to implement the program, deserves our full support.
Some have asked if the Thai program will be "renegotiated" or "augmented." The authorities
have not requested a renegotiation of the program, nor an increase in the financing of the
program, which has been sufficient up to now. However, there will be a further program
review in February 1998, during which--among other things--the fiscal position will be
reassessed. This is not a renegotiation, but an adaptation of the program to evolving
While they have weathered the earlier storm, vigilance during the period
ahead--which is also a pre-election period--is necessary. In particular, the Philippine authorities
need to keep fiscal policy on track and to maintain the required degree of monetary
While affected by the turmoil in the region, Singapore has managed the situation well, owing to
sound macroeconomic policies and a strong financial position of its financial
institutions, as well as increased transparency.
China has been a stable part of the region, and a moderate slowdown in growth is
welcome. The government can now--in a preemptive fashion--deal with structural issues of
banks and state enterprises. China continues to enjoy a strong balance of
payments, and its authorities rightly intend to maintain the present value of the
Like other countries, Malaysia has experienced serious pressures in financial and exchange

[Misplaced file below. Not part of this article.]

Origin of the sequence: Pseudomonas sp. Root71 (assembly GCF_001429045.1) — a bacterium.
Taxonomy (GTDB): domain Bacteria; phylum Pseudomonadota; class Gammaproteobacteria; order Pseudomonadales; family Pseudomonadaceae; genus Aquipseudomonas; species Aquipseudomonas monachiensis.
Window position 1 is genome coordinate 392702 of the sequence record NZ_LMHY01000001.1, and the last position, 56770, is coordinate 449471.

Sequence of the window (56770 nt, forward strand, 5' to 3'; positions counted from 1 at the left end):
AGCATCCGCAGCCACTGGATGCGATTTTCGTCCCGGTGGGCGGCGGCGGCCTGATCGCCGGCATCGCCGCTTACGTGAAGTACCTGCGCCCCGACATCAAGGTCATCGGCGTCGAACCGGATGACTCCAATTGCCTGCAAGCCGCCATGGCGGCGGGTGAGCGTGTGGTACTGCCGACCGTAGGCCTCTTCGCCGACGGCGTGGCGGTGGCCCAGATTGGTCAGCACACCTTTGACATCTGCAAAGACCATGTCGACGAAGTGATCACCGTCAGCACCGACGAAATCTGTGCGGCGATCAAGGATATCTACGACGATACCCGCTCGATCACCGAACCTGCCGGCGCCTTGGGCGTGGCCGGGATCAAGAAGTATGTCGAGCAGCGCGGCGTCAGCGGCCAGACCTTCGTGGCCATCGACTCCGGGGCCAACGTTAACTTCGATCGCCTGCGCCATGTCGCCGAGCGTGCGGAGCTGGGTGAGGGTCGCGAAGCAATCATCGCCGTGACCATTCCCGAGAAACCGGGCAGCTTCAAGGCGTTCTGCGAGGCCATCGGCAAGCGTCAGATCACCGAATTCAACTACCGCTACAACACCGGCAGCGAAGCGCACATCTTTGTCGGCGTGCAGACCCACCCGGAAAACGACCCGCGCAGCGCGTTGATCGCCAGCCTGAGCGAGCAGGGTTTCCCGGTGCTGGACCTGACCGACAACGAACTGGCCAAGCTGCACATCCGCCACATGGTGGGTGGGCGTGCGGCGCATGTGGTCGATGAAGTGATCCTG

markets, reflecting contagion effects from other countries in the region and--despite in many
ways strong economic fundamentals--concerns about its own macroeconomic vulnerabilities.
Over the past several months, the authorities have taken important preemptive measures to
address the situation, particularly on the fiscal side, notably in last month's economic
package, which I applaud. However, given the continued volatile market situation, I believe that
there is a need to strengthen policies further--particularly on the monetary side--to
achieve a better policy mix, underpin the restoration of market confidence, and thereby ensure a
rapid return to exchange rate stability and sustainable growth. Malaysia does not necessarily
need an IMF-supported program to achieve this. Our efforts, rather, are directed at
providing whatever advice and technical assistance we can to support the Malaysian authorities
in putting together their own comprehensive economic program, including measures in such